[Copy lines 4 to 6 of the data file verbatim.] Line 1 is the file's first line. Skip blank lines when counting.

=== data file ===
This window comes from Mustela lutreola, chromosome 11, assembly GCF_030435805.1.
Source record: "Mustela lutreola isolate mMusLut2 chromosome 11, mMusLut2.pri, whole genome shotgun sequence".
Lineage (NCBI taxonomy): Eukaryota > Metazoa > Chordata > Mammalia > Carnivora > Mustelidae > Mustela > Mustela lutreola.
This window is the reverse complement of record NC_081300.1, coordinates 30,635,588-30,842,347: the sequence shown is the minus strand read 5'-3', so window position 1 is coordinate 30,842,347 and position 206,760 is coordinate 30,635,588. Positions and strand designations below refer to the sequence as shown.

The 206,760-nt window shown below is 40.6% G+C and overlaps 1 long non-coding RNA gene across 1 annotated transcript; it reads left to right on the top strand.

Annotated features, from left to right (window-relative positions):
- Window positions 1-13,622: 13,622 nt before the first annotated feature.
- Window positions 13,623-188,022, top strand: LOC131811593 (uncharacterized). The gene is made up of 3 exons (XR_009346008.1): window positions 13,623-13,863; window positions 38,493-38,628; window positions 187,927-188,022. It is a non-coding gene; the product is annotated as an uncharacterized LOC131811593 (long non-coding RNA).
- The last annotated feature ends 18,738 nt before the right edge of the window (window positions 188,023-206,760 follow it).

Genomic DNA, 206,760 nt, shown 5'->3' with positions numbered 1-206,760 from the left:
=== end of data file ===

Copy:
This window is the reverse complement of record NC_081300.1, coordinates 30,635,588-30,842,347: the sequence shown is the minus strand read 5'-3', so window position 1 is coordinate 30,842,347 and position 206,760 is coordinate 30,635,588. Positions and strand designations below refer to the sequence as shown.

The 206,760-nt window shown below is 40.6% G+C and overlaps 1 long non-coding RNA gene across 1 annotated transcript; it reads left to right on the top strand.

Annotated features, from left to right (window-relative positions):